Trump son-in-law: No Rus­sia col­lu­sion

Kush­ner an­swers ques­tions for three hours, ac­knowl­edges four meet­ings with Rus­sians

The Denver Post - - FRONT PAGE - By Mary Clare Jalonick

WASHINGTON» Pres­i­dent Don­ald Trump’s son-in-law and ad­viser Jared Kush­ner an­swered ques­tions from Se­nate in­ves­ti­ga­tors for hours be­hind closed doors Mon­day, ac­knowl­edg­ing four meet­ings with Rus­sians dur­ing and af­ter Trump’s vic­to­ri­ous White House bid and in­sist­ing he had “noth­ing to hide.” He emerged smil­ing to pub­licly de­clare, “All of my ac­tions were proper.”

Kush­ner, a quiet in­sider who gen­er­ally avoids the spot­light, was the first top Trump lieu­tenant to be quizzed by the con­gres­sional in­ves­ti­ga­tors prob­ing Rus­sia’s med­dling in the 2016 pres­i­den­tial elec­tion. The wealthy de­vel­oper-turned-pres­i­den­tial ad­viser spoke pri­vately with staff mem­bers of the Se­nate in­tel­li­gence com­mit­tee and will re­turn to talk to the House in­tel­li­gence panel Tues­day.

“Let me be very clear,” Kush­ner said af­ter­ward in a rare public state­ment at the White House. “I did not col­lude with Rus­sia, nor do I know of any­one else in the cam­paign who did so.”

Trump watched on TV as Kush­ner made his ap­pear­ance out­side the West Wing and “thought Jared did a great job,” said White House spokes­woman Sarah Huck­abee San­ders. She said his House tes­ti­mony Tues­day would show “what a hoax this en­tire thing is.”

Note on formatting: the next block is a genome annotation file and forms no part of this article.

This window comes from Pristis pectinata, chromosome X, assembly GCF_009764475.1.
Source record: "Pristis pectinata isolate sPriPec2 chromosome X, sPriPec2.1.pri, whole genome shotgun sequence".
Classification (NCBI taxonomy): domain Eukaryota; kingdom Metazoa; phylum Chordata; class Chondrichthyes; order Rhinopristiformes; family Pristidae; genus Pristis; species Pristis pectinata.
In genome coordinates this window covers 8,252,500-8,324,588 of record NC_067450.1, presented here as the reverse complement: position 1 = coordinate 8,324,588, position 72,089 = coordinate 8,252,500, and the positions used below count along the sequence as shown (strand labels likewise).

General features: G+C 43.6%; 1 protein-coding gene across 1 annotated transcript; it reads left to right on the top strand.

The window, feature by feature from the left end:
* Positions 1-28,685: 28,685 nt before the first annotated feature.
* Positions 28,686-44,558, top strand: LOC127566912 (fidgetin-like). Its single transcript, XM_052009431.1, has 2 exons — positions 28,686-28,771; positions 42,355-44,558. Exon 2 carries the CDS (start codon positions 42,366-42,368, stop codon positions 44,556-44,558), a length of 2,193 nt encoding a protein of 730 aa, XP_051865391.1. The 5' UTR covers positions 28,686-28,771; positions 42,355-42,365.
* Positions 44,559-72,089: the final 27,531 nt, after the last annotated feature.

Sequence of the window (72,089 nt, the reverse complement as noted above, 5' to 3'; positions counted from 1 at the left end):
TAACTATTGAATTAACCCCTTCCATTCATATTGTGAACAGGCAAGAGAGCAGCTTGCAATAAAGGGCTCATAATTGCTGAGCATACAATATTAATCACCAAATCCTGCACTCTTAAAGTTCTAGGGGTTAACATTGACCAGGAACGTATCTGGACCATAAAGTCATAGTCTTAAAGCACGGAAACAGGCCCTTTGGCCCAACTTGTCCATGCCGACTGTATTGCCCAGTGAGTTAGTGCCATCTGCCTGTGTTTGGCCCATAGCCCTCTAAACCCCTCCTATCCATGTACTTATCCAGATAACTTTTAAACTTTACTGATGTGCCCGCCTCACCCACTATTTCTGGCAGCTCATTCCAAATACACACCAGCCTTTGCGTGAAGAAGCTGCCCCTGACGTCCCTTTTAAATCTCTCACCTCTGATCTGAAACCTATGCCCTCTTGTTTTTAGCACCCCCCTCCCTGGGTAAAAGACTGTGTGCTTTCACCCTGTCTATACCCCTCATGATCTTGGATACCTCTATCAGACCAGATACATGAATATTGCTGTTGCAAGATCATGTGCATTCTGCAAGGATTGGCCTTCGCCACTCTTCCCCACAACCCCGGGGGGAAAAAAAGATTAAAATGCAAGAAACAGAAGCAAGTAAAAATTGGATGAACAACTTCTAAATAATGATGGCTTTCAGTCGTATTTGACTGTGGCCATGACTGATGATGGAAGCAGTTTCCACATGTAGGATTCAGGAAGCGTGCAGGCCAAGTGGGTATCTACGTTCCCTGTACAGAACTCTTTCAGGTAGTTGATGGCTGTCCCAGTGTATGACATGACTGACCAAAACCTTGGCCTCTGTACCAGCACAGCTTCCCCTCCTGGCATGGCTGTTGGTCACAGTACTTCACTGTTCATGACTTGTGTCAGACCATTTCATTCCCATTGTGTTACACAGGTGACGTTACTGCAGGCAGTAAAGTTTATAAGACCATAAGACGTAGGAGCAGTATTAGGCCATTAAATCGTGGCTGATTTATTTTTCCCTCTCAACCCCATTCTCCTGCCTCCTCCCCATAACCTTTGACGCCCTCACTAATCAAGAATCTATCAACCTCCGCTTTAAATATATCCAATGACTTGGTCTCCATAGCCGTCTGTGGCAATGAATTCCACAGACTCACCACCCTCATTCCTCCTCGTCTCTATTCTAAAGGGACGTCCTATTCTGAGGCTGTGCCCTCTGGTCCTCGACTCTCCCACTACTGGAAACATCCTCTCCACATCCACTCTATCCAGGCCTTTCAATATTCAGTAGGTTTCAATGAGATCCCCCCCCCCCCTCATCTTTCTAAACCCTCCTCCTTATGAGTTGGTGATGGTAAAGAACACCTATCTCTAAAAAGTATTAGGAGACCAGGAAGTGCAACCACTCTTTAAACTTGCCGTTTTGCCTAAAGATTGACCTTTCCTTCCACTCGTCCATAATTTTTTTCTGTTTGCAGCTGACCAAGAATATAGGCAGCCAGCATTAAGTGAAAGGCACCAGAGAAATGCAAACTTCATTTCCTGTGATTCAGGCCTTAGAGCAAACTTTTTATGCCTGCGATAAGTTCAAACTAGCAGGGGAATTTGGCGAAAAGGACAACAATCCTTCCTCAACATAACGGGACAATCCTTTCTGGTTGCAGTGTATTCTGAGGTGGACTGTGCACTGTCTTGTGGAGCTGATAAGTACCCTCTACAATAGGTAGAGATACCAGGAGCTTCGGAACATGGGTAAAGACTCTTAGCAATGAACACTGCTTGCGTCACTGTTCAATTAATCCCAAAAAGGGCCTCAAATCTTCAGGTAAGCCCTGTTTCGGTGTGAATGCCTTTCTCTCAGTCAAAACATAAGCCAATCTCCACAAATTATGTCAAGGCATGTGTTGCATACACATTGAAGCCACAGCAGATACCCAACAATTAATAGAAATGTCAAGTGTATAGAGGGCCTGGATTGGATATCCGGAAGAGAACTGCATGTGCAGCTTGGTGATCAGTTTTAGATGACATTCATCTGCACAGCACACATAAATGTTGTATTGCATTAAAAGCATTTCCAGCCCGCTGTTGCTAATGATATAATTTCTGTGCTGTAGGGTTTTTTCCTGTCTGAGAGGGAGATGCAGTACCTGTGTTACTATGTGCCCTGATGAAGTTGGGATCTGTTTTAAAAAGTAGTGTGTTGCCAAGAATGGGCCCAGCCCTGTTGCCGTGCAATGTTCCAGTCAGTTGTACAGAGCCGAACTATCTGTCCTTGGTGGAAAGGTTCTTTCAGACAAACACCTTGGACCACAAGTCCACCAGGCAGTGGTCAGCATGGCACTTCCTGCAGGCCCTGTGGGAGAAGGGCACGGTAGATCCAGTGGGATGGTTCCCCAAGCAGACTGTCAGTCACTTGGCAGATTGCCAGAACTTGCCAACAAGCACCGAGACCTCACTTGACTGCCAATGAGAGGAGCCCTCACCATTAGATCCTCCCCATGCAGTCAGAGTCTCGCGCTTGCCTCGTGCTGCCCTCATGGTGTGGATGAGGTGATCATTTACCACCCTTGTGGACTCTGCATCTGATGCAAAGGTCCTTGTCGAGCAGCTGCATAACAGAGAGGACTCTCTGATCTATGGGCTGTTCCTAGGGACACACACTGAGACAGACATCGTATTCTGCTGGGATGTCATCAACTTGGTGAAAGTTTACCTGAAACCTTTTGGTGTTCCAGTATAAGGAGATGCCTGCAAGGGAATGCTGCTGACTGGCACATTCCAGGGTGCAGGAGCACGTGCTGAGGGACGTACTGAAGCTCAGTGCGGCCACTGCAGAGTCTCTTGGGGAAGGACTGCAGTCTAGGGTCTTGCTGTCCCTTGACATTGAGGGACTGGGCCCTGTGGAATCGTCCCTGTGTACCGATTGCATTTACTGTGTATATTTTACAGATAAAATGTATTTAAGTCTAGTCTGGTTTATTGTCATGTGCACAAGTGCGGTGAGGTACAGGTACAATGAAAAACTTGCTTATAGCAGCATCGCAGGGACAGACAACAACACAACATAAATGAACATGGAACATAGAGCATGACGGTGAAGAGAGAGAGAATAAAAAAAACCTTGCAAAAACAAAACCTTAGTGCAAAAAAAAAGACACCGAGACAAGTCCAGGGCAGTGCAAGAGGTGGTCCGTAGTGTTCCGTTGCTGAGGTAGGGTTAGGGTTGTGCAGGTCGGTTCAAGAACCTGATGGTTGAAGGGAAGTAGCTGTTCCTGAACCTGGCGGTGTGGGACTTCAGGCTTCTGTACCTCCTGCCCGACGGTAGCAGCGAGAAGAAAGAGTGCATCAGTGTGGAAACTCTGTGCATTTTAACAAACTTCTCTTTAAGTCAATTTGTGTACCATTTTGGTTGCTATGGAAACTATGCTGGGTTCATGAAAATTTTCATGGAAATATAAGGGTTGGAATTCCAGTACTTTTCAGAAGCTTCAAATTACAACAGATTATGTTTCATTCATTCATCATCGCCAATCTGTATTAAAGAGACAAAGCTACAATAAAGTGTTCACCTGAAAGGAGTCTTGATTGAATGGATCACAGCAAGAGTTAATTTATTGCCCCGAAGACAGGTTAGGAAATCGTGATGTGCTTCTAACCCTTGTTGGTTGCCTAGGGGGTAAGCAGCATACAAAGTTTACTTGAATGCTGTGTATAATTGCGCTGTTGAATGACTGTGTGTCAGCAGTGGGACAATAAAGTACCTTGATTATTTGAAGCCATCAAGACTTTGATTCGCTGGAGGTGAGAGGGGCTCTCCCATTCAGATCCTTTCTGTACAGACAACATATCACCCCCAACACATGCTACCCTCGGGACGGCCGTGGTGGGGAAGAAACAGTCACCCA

Ear­lier Mon­day, Kush­ner re­leased an 11-page state­ment that was billed as his re­marks to both the Se­nate and House com­mit­tees.

“I did not col­lude with Rus­sia nor do I know of any­one else in the cam­paign who did so.”

“I have shown to­day that I am will­ing to do so and will con­tinue to co­op­er­ate as I have noth­ing to hide.” Jared Kush­ner, se­nior White House ad­viser

“No part of the meet­ing I at­tended in­cluded any­thing about the cam­paign.”

In it, he ac­knowl­edged his Rus­sian con­tacts dur­ing the cam­paign and in the fol­low­ing weeks, in which he served as a li­ai­son be­tween the tran­si­tion and for­eign gov­ern­ments. He de­scribed each con­tact as in­signif­i­cant or rou­tine and said the meet­ings, along with sev­eral oth­ers, were omit­ted from his se­cu­rity clear­ance form be­cause of an aide’s er­ror. Kush­ner cast him­self as a po­lit­i­cal novice learn­ing in real time to jug­gle “thou­sands of meet­ings and in­ter­ac­tions” in a fast­paced cam­paign.

His state­ment was the first de­tailed de­fense from a cam­paign in­sider re­spond­ing to the con­tro­versy that has all but con­sumed the first six months of Trump’s pres­i­dency. U.S. in­tel­li­gence agen­cies have con­cluded that Rus­sia sought to tip the 2016 cam­paign in Trump’s fa­vor. Con­gres­sional com­mit­tees, as well as a Jus­tice Depart­ment spe­cial coun­sel, are in­ves­ti­gat­ing whether Trump as­so­ciates co­or­di­nated with Rus­sia in that ef­fort and whether the pres­i­dent has sought to ham­per the in­ves­ti­ga­tions.

Kush­ner said Mon­day he “will con­tinue to co­op­er­ate as I have noth­ing to hide.”